For a lot of working people, this holiday season will be one of belt-tightening rather than shopping sprees. Let’s face it, our wages just aren’t keeping up the way they used to. Here’s a fact: Average income for the least rich 90% of us has been flat since the 1970s, although people are working more hours. Not a recipe for a holiday-buying bonanza.
OK, Reservoir Dog Mr. Pink was a bad guy, a career criminal and maybe even a killer. (We’ll never know for sure about that.) But even worse, Mr. Pink was a restaurant server’s horror story. No matter how hard a server busted his or her tail bringing his food and drink and making his meal pleasant or even memorable, Mr. Pink wouldn’t leave a tip.
The federal minimum wage for tipped workers—mostly servers in restaurants but also some workers in hotels, nail salons, carwashes and other industries—has been stuck at $2.13 an hour since 1991. Employers expect customers to make up the difference between the $2.13 and the federal minimum wage with their tips.
Darden Restaurants Inc., the company whose 28,000 workers serve at Red Lobster, Olive Garden and the upscale Capital Grille restaurants, found itself on the defensive in September, as CEO Clarence Otis tried to explain to shareholders why year after year earnings per share dropped and restaurant servers labored under a $2.13 per hour federal “tipped” minimum wage, with no paid sick leave.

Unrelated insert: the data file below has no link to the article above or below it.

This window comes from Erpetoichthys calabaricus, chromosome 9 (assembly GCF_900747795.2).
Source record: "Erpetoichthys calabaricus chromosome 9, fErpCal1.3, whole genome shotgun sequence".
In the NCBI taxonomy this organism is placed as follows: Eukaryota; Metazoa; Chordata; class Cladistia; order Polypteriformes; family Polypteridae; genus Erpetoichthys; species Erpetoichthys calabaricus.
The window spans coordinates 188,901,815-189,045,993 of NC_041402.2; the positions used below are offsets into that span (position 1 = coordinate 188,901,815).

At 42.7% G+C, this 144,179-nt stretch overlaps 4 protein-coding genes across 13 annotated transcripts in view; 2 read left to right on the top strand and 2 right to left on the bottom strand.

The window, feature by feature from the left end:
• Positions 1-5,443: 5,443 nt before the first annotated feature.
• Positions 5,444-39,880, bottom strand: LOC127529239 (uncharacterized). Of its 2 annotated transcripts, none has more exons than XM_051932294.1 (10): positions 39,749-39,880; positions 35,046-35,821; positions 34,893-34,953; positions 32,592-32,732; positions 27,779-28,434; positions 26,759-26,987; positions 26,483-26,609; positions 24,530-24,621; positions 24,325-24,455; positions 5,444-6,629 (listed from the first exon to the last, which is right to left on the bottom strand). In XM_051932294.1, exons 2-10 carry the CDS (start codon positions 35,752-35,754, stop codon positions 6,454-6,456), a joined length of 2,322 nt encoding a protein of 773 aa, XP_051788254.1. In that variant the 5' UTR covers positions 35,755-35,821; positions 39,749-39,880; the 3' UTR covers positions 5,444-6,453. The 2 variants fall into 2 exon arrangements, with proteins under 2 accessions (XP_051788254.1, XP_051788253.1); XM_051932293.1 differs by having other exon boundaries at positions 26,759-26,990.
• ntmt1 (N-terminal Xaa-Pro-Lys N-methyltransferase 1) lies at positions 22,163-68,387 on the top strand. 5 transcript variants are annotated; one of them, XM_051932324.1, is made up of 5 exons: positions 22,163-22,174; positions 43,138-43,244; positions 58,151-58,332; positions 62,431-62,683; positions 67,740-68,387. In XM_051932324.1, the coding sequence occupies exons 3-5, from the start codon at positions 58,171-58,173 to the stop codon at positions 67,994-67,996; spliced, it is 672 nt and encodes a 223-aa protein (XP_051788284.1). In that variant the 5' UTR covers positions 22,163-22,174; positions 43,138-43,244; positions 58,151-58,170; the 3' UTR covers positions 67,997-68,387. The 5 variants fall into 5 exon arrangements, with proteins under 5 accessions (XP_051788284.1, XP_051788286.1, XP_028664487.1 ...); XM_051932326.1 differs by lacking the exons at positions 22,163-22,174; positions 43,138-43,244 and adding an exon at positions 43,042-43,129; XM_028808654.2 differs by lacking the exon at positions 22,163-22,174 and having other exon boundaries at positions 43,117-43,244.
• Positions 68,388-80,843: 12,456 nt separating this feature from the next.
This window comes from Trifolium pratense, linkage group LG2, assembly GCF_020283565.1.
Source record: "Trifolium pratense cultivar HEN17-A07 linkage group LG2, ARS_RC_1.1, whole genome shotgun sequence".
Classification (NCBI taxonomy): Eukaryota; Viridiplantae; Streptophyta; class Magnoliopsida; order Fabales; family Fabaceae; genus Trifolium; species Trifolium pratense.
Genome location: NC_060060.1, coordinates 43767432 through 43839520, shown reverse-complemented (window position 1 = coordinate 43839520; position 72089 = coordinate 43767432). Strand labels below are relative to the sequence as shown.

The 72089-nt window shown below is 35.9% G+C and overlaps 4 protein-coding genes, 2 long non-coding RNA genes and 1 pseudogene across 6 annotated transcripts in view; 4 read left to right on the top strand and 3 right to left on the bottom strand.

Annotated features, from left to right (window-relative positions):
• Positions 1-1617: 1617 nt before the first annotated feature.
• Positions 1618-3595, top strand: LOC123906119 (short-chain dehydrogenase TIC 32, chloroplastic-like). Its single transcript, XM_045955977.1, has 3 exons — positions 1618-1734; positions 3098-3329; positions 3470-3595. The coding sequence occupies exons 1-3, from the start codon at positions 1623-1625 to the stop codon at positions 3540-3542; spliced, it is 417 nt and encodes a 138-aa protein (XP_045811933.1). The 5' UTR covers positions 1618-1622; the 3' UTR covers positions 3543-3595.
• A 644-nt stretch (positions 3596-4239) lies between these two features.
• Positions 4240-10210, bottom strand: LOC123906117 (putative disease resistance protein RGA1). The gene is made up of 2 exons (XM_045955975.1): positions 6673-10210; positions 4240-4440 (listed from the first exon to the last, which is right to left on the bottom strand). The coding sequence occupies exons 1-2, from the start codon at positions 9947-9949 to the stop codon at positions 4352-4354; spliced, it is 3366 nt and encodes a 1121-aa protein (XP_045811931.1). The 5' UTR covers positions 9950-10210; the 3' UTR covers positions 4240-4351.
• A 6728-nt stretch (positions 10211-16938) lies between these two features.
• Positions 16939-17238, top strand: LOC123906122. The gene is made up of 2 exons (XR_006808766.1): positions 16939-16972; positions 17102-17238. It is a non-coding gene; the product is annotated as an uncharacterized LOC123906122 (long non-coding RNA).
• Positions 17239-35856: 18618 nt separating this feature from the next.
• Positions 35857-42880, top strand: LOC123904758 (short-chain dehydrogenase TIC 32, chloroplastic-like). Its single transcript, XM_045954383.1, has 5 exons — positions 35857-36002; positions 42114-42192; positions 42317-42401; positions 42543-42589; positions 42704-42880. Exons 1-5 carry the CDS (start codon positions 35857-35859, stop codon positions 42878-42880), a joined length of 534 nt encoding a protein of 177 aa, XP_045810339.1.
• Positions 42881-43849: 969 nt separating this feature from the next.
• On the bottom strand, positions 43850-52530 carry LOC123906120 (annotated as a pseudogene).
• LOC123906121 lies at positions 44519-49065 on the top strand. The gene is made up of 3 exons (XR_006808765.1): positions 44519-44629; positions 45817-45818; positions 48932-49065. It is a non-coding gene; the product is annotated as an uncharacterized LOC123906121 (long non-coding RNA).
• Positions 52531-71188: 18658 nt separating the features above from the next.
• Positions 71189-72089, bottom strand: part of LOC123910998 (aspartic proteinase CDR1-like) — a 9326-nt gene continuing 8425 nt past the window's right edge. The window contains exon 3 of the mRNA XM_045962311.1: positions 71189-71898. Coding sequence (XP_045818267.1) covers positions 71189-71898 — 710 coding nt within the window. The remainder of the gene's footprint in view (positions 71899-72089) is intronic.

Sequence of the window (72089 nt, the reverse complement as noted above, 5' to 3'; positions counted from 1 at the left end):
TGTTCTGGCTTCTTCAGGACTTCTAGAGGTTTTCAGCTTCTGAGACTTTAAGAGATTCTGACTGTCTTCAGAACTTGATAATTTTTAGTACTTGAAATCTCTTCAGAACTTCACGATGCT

It's hard to argue with fairness. Pointing out the injustices for dancers in the music video industry is exactly how choreographer and chair of the Dancers' Alliance Galen Hooks found momentum around gaining basic workplace safety and benefits. Something as simple as a water break during an eight-hour video shoot (sometimes in the desert) and access to chairs were workplace safety and health basics dancers simply did not have. But that all changed when the power of collective action spread across the dancer community, which often was hard to organize because of the nature of the business: multiple employers, different jobs every day and competition from fellow dancers who'll take any job (even if it's unpaid).
Saru Jayaraman, co-director and co-founder of ROC-United, will appear on HBO's "Real Time with Bill Maher" tonight at 10 p.m. EDTto discuss the importance of raising the tipped minimum wage for our country's 10 million restaurant workers.